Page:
Evil Empire acted as a guide for a lot of young minds to take action. There’s no doubt there are a lot of shirtless bros who love to beat their chests to the thumping rhythms that Rage pumps out a la Tim Commerford and Brad Wilk being in lockstep. But, for those who read the books featured in the liner notes, minds were changed forever by a band who knew what they were doing by citing James Baldwin, Howard Zinn, and Noam Chomsky and a number of historical and ongoing causes.
The album’s unrelenting opener, “People of the Sun”, is threaded with references to Mexican culture such as the Zapatistas, along with the invasion of the Spanish against the Aztecs. There are even lyrical touchpoints of 1943’s Zoot Suit riots. Immediately, the band put the listener on notice: we’re coming for your belief system and your kids. “Bulls on Parade” still charges with its bombastic intro and lyrics daring the listener to be emphatically outraged at the moral corruption that surrounds them. It’s especially relevant considering the song is about the border crisis between the United States and Mexico. Sound familiar?
“Down Rodeo” aims at the inequalities in Los Angeles around the time of the LA riots, calling to task those locked away in the gated communities of Beverly Hills who had no idea how to relate to the people suffering within the city’s Black neighborhoods. Zack De la Rocha growls, “So now I’m rollin’ down Rodeo with a shotgun/ These people ain’t seen a brown skin man/ Since their grandparents bought one.”
“Year of the Boomerang” challenges listeners with references to Sartre: “It is the moment of the boomerang.” The song observes struggles against classism with the lines, “It’s dark now in Dachau and I’m screamin’ from within/ ‘Cause I’m still locked in tha doctrines of tha right/ Enslaved by Dogma, ya talk about my birthright/ Yet, at every turn I’m runnin’ into Hells gates/ So, I grip the cannon like Fanon and pass tha shells to my classmates.”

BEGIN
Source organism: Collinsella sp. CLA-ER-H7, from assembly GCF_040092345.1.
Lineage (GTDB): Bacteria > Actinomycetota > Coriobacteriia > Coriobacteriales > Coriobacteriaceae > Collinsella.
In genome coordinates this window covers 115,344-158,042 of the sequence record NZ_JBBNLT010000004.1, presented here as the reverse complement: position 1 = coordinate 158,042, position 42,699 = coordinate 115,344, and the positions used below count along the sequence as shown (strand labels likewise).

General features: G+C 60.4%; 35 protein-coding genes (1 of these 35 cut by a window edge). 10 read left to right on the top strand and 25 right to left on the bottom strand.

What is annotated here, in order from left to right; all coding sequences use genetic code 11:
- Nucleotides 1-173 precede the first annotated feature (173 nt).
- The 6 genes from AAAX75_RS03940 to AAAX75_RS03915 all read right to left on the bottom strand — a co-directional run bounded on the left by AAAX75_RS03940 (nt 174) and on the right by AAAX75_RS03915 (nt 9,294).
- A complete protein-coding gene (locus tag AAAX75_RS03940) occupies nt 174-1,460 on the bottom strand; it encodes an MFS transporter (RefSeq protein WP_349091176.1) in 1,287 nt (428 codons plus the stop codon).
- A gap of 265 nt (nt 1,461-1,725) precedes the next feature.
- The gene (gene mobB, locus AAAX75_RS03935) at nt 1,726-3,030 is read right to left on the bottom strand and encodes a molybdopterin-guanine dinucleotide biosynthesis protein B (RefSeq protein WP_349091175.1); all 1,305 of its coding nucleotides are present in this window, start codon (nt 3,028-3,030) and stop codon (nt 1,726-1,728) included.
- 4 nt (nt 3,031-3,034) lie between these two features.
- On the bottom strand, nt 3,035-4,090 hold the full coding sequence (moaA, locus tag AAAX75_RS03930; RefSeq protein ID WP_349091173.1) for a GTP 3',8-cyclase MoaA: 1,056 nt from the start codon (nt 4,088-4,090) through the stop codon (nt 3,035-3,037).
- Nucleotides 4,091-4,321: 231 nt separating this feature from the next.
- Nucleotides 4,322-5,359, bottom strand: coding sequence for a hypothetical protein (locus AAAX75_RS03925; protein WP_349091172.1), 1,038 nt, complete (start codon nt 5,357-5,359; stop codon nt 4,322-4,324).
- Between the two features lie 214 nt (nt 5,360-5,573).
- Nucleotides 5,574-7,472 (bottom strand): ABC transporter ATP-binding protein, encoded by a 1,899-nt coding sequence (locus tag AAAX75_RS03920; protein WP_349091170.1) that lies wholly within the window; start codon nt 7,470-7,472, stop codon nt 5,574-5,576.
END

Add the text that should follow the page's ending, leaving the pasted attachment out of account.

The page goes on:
Evil Empire has no weak spots. It’s a genre classic that grinds from riff one to the last note struck. With the self-titled album being so strong, it’s incredible how the band navigated their way through Evil Empire, giving listeners something raw and provocative while never losing the group’s identity as seekers of truth. There’s a vicious through-line within all of Rage’s original material, but on Evil Empire, the spear was the sharpest. Their music isn’t corny, like looking back on a Limp Bizkit single. There’s no groan like looking back at photos decked out in Jnco pants or visors worn upside down. Instead, the beauty of Evil Empire is that it’s never lost its fire.
We needed Rage Against the Machine while Trump slobbered all over the American identity. That’s the beauty of their music and what the brand represents. Despite the lack of new material, we salivate for any fragment of the band together once again. Evil Empire will never grow stale. The problems of the United States are still front and center, despite minor progress. There are still political prisoners, and there’s still a system to fight. We’re still grabbing for those books they mentioned so many years back, and new kids are hearing the message using songs like “Vietnow” or “Wind Below” as their anthems for a new America.
Rage’s broken anthems for a fractured America have touched many lives, even shaping the leftist politics of a kid back when he was a geeky teenager who couldn’t drive. Now that I’m nearing 40, their impact still burns like a fist with that Molotov, looking for a better America.
Pick up a copy of Evil Empire here…
Evil Empire Artwork